Do processing rates matter?
If you are thinking of upgrading your TV it's all too easy to get confused with all the different specs and 'technical telly speak' jargon that you'll be faced with. To be honest, some of it is more important than others, but one spec that is definitely important is processing rate. Read on to find out everything you need to know about it.
Processing rate - what is it?
Let's start with the basics. When you watch TV you are actually seeing a rapid series of images. This makes up the moving image on the screen. It is the processing rate (or refresh rate) that determines just how quickly those images flash up on the screen.
Processing rate is measured in Hz (hertz), the higher the Hz measurement is the more refreshes per second on the screen. The quicker the refresh rate then the smoother and less blurry the picture on the screen becomes.
A rough guide to processing rates
Generally speaking a rate of 50Hz is enough to ensure a good overall picture. The vast majority of modern TVs will have 60Hz - but 50 is absolutely fine. At 100Hz fast action is handled more smoothly and 200Hz is particularly good for watching fast-paced sports and also for gaming.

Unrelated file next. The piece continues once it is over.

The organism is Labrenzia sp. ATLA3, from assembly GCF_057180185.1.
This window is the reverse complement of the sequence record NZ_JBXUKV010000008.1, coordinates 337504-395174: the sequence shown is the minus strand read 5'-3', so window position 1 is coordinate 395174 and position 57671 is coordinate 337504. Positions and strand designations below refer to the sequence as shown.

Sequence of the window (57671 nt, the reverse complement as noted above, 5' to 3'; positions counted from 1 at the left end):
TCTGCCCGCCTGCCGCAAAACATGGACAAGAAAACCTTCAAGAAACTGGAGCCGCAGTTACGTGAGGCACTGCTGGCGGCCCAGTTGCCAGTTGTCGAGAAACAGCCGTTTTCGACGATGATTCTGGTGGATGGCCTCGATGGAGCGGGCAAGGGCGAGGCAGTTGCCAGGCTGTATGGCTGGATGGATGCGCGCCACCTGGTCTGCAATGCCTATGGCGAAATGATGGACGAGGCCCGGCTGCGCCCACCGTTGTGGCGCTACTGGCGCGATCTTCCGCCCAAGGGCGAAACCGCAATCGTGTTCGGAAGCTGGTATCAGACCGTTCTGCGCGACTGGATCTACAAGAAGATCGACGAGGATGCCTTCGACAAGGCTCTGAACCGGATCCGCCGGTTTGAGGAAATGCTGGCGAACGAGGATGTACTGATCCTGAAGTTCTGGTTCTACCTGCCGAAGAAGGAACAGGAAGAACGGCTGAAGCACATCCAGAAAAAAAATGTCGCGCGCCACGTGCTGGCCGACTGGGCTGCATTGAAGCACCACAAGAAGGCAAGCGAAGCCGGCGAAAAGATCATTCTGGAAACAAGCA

Techniques used to improve processing rates
Some 4k Ultra HD TVs boast a processing rate of 1000Hz. This is achieved because of a few features that manufacturers add to spec. Backlight flashing is when the backlight of the TV goes dark in between each frame. This creates a smoother image. Similar to this is black-frame insertion which essentially has the same effect. The naked eye can't actually tell what is going on with either backlight flashing or black-frame insertion - we just recognise the improved smoothness of the picture.
For slower-paced programmes, you might want to disable frame insertion. This can be done by going into the settings and reverting back to 60Hz.
Different measurement systems
Just to make matters a little bit more confusing, some manufacturers also use different measurement systems to take into account other factors that contribute to the overall picture quality, such as backlight refresh rate, contrast and brightness.
For example Samsung use PQI and LG use PMI as well as Hz, whereas Sony just stick with Hz.
Unfortunately, this makes direct comparison between manufacturers difficult so it’s best to judge quality by looking across the whole range a manufacturer. Whatever the system used, the higher the number then the better quality it is.